Seaweed is not actually a "weed" but a kind of sea vegetable that grows in nutrient dense ocean waters along rocky shorelines all over the planet. As one of the most nutritionally dense foods in the plant kingdom, they are an abundant source of minerals and beneficial polysaccharides.
Clean ocean waters are a nutrient-rich treasure chest and sea plants thrive in them pulling in high concentrations through their wide leafy blades. They are particularly known for their large amounts of bioavailable minerals like iodine, iron and calcium. Minerals are essential nutrients for proper brain function, metabolism and maintaining healthy bones.
They are a powerful source of electrolytes as well as blood purifying chlorophyll and polysaccharides that act as natural detoxifiers of heavy metals and other toxic substances. Many of the sea vegetables help to improve digestion, decrease LDL cholesterol, increase bone density, lower blood pressure and have been shown helpful for reducing excess body weight.
Sea plants, also sometimes referred to as marine algae, are generally
classified into three different groups: red algae, green algae and brown
algae. Different varieties are found in nearly every seaside ocean environment
around the world, but the species may vary depending on the location and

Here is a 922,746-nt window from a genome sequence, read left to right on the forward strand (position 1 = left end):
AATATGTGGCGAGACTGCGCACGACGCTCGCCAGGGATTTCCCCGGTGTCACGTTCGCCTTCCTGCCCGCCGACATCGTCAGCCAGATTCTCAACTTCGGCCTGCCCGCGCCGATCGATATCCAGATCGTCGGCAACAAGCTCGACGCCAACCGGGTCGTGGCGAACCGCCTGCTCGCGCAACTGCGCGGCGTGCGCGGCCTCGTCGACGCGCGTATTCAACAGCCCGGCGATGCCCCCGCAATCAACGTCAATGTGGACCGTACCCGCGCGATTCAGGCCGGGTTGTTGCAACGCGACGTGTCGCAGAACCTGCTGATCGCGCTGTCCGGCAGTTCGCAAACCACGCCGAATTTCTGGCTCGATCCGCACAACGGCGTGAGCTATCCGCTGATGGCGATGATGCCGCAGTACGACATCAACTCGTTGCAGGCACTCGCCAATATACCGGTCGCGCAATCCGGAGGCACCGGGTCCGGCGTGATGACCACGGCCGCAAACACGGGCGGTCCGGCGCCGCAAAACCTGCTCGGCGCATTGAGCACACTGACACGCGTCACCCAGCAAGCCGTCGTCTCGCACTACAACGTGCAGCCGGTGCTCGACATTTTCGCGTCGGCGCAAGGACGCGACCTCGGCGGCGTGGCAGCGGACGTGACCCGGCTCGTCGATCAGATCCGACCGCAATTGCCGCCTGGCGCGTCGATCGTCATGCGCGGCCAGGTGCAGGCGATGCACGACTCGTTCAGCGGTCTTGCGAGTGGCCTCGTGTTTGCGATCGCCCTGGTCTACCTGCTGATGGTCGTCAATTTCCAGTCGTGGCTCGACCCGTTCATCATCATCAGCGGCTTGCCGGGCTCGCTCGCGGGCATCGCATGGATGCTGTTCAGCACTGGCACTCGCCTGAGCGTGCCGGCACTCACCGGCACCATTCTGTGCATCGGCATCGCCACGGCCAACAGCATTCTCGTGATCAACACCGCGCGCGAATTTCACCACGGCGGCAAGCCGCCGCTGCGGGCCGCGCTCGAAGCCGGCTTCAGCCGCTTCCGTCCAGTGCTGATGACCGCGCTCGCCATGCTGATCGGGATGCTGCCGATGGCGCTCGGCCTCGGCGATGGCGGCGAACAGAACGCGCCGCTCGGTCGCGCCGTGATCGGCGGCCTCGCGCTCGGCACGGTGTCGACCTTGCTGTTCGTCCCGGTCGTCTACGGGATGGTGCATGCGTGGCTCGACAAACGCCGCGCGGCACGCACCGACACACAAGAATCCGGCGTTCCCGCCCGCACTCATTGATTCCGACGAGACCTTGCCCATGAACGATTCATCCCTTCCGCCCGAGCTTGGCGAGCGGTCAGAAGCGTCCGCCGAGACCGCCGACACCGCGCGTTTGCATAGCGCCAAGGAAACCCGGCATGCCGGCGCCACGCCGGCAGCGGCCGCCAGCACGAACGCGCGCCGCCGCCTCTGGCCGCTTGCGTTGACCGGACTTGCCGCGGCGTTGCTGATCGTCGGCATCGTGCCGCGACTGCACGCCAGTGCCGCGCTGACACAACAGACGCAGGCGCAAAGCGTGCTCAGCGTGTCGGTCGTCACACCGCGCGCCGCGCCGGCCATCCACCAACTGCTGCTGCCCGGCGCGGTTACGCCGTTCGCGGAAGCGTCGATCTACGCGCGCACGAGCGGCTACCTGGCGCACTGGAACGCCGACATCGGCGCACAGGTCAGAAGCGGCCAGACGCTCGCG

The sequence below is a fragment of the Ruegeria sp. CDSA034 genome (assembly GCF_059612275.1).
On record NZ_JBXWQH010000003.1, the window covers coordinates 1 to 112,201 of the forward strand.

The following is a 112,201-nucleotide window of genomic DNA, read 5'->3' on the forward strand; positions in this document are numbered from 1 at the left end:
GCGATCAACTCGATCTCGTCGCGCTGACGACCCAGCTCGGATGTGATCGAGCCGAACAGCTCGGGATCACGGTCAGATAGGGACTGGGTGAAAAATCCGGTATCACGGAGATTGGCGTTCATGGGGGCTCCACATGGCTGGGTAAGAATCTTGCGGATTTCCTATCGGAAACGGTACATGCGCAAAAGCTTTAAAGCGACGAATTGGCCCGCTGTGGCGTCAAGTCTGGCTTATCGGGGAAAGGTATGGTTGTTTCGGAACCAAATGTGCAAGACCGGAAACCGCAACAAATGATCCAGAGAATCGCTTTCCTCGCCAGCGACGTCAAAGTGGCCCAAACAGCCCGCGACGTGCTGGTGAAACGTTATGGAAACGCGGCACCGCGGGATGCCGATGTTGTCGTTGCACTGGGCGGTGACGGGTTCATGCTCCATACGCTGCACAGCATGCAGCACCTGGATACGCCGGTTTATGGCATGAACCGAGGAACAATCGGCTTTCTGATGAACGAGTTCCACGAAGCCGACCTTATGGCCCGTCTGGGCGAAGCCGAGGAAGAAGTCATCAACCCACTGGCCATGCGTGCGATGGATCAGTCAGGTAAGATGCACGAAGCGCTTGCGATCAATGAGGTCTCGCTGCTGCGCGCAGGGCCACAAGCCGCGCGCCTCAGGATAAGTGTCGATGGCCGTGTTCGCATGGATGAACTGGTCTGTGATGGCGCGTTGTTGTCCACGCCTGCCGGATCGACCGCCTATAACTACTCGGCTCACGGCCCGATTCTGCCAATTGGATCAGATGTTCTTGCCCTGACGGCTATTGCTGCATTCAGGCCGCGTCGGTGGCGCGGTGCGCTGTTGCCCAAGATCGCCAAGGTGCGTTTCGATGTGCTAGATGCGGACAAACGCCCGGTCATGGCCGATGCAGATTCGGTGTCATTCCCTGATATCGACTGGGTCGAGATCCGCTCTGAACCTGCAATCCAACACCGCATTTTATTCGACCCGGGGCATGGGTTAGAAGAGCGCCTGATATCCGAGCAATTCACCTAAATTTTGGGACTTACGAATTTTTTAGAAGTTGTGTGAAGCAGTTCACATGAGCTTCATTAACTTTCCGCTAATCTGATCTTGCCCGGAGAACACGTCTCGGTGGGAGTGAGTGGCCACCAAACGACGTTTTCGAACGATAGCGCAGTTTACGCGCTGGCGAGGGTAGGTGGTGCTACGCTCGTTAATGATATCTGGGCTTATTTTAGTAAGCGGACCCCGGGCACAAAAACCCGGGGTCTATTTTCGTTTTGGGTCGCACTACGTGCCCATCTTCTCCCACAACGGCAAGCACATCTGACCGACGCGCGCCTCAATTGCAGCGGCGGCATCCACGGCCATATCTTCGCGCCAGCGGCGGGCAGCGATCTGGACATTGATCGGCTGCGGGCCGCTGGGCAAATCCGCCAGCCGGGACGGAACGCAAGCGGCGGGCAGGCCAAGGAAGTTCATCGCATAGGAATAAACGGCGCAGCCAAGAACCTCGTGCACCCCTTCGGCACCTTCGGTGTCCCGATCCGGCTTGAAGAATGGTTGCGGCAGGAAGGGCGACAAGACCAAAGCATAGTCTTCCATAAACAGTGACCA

temperature of the waters in which they proliferate.
All sea vegetables require photosynthesis in order to develop and mature. This means they must attach themselves to rocks typically found along coastlines and tide pool regions, floating close to the waters surface in order to receive adequate sunlight.
They are multi-cellular marine plants that maintain rigid cell walls and do not have roots like land plants do. Instead, their entire structure acts like a feeding vessel, drawing in high concentrations of food through blade-like leaves. This enables the entire plant to take in large amounts of nutrients that are especially abundant in clean cold ocean waters.
As mentioned, the sea plant's unique design allows for a concentrated amount of minerals, fertilized by the waters in which they grow. Much of our cultivated plant based foods today are often lacking in mineral quality and sea vegetables can be a great whole food supplement helpful for amending possible dietary deficiencies.
Eaten periodically, they are one of the best natural sources of dietary iodine and contain many other phytonutrients, vitamins and polysaccharide-rich long chain sugars. It only takes small amounts of either dried whole or ground sea vegetables added to soups, meals or blended into drinks to provide a daily dose of potent nourishment.